In general, all of the materials which may be separated -by levitation are essentially dielectric materials as distinct from materials having high conductivity, such as metallic minerals. An exception is noted, however, in the case of graphite which, in certain instances, may also be levitated; although at voltages somewhat lower than the critical levitation voltage, the graphite particles may oscill-ate between the electrodes without levitation.

It appears, however, that all dielectric materials may not be levitated in an electrode arrangement, as indicated above, and this appears particularly true in thecase of semi-conductors, such as molybdenum disultide and germanium oxide. In the case of such semi-conductors, it is considered desirable or necessary that a radio frequency field be present in addition to a direct current field to produce separation. Further, although a unidirectional or direct current fie-ld is considered essential for high efficiency, it is considered that levitation may also be produced, at least in some instances, using an alternating -field of commercial power frequencies between the electrodes.

While the production of levitation is considered of importance and certain lforms of the invention have been' devised to produce levitation, other forms of the apparatus for producing separation of minerals contained in relatively small proportions in an ore involve the concept of using two electrodes, one of which is smaller than the other to produce a non-uniform iield that increases in intensity in the neighborhood of the smaller electrode and/or the provision of bafe means near one of the electrodes to produce separation of different materials that are attracted in the direct-ion of the positive electrode.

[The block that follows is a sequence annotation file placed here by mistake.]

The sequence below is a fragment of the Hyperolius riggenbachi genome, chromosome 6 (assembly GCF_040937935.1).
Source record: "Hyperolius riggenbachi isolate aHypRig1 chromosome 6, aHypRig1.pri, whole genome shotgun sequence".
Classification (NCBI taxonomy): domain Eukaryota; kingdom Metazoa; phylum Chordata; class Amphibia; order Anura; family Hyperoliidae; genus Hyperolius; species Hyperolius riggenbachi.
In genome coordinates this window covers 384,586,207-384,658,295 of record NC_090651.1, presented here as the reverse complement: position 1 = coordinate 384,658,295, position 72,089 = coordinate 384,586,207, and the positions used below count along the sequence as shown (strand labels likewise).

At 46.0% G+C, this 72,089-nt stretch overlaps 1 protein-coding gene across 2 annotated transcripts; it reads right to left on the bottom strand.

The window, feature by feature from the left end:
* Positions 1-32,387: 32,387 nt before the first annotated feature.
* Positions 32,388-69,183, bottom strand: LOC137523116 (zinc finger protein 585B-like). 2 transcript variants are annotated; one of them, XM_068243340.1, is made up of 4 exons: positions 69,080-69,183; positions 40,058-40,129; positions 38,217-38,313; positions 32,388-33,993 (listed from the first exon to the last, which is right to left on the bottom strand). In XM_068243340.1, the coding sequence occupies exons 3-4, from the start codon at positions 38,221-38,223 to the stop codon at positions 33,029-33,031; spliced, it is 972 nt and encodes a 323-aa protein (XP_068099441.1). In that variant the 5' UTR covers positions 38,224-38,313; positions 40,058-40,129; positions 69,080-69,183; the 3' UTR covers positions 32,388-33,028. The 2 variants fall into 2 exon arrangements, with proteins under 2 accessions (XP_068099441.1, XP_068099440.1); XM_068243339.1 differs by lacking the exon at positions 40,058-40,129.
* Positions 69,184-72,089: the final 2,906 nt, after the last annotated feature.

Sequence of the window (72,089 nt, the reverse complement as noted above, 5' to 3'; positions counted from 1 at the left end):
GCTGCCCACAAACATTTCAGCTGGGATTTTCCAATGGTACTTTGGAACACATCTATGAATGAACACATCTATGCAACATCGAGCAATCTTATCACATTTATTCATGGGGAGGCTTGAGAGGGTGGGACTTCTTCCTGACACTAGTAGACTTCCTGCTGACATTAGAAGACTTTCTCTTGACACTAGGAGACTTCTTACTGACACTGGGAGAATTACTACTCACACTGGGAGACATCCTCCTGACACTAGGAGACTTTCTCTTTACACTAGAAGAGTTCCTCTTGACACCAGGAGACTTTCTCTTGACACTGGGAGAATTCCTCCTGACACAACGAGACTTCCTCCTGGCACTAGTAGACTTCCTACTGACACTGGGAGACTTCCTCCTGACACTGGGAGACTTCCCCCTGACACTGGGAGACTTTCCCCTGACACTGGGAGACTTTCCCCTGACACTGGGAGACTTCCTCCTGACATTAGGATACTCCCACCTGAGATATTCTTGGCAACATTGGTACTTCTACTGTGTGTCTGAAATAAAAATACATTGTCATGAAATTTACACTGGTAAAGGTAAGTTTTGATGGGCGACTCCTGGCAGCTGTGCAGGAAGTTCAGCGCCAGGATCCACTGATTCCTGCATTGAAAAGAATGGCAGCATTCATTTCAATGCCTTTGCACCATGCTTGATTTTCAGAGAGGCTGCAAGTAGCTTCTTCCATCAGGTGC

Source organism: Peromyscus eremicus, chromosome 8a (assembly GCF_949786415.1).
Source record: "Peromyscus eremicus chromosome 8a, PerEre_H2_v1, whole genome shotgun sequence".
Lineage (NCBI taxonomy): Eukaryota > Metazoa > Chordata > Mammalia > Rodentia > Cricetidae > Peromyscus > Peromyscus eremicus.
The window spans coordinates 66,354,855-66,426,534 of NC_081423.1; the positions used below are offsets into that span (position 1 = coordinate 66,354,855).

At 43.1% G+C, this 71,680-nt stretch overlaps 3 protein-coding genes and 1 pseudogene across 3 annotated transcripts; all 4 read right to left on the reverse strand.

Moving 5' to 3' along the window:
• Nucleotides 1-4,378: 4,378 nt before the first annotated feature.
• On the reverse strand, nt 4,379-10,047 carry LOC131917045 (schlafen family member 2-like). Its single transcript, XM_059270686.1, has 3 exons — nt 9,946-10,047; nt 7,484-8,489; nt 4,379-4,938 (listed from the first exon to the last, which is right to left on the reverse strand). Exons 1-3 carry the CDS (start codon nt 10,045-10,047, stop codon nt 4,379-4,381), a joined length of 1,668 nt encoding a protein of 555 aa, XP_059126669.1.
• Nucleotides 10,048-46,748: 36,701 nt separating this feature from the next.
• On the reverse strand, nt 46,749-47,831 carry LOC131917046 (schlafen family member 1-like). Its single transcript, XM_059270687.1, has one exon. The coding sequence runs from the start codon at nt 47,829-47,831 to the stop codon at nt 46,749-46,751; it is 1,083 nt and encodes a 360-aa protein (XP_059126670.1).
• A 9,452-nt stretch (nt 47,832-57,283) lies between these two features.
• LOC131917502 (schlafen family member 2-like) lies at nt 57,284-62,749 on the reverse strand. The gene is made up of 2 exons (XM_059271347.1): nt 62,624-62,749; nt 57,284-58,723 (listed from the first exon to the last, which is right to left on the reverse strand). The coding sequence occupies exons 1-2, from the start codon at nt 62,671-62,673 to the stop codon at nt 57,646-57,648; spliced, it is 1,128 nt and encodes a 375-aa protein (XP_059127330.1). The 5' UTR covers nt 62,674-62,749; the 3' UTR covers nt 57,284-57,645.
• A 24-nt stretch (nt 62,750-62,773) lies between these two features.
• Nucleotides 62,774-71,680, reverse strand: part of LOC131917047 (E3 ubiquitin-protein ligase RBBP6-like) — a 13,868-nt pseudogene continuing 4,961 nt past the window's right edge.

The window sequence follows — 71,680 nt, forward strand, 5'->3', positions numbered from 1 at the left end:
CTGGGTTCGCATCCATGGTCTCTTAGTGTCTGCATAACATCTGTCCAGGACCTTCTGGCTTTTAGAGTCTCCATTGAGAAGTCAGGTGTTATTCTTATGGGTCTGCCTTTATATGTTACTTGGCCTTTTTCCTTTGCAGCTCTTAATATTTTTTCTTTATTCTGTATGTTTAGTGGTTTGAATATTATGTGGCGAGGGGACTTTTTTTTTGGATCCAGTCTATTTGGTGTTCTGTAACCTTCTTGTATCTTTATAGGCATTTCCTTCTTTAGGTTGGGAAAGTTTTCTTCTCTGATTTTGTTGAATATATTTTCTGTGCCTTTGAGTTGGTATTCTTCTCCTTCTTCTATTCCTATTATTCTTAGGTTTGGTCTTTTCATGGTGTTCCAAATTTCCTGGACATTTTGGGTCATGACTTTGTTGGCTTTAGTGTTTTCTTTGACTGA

OtherV aspects of the present invention involve the adjustable nature ot the electrodes, baiiie means, and the material feeding means, so that the same may be positioned optimumly for separation of components of a particular ore.

An object of the present invention is to provide improved means and techniques having features indicated above.

A specific object of the present invention is to provide a process and apparatus Ffor use of same whereby a suitable material relatively free from all foreign matter may be recovered or separated from appropriate ores.